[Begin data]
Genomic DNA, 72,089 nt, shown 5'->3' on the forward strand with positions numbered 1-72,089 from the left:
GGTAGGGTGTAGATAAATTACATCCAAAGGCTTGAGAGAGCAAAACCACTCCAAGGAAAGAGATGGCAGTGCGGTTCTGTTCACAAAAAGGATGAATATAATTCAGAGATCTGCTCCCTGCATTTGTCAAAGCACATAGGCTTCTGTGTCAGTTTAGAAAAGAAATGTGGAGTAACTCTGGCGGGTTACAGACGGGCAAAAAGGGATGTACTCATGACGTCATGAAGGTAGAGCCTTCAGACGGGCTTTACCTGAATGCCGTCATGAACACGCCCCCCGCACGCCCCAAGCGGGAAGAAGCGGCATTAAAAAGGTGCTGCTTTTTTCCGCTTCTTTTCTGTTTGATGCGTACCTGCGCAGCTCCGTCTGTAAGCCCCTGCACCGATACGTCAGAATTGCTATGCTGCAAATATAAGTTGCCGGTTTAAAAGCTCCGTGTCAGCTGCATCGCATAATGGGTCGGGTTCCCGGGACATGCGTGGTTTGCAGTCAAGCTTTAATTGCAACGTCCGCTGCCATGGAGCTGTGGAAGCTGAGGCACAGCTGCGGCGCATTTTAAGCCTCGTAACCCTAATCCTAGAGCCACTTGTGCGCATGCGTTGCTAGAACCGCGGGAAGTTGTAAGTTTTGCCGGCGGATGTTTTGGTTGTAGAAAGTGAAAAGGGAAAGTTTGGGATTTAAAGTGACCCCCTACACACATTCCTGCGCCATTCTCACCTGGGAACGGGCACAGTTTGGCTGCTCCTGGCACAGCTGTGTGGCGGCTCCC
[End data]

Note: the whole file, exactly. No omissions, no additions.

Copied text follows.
Genomic DNA, 72,089 nt, shown 5'->3' on the forward strand with positions numbered 1-72,089 from the left:
GGTAGGGTGTAGATAAATTACATCCAAAGGCTTGAGAGAGCAAAACCACTCCAAGGAAAGAGATGGCAGTGCGGTTCTGTTCACAAAAAGGATGAATATAATTCAGAGATCTGCTCCCTGCATTTGTCAAAGCACATAGGCTTCTGTGTCAGTTTAGAAAAGAAATGTGGAGTAACTCTGGCGGGTTACAGACGGGCAAAAAGGGATGTACTCATGACGTCATGAAGGTAGAGCCTTCAGACGGGCTTTACCTGAATGCCGTCATGAACACGCCCCCCGCACGCCCCAAGCGGGAAGAAGCGGCATTAAAAAGGTGCTGCTTTTTTCCGCTTCTTTTCTGTTTGATGCGTACCTGCGCAGCTCCGTCTGTAAGCCCCTGCACCGATACGTCAGAATTGCTATGCTGCAAATATAAGTTGCCGGTTTAAAAGCTCCGTGTCAGCTGCATCGCATAATGGGTCGGGTTCCCGGGACATGCGTGGTTTGCAGTCAAGCTTTAATTGCAACGTCCGCTGCCATGGAGCTGTGGAAGCTGAGGCACAGCTGCGGCGCATTTTAAGCCTCGTAACCCTAATCCTAGAGCCACTTGTGCGCATGCGTTGCTAGAACCGCGGGAAGTTGTAAGTTTTGCCGGCGGATGTTTTGGTTGTAGAAAGTGAAAAGGGAAAGTTTGGGATTTAAAGTGACCCCCTACACACATTCCTGCGCCATTCTCACCTGGGAACGGGCACAGTTTGGCTGCTCCTGGCACAGCTGTGTGGCGGCTCCC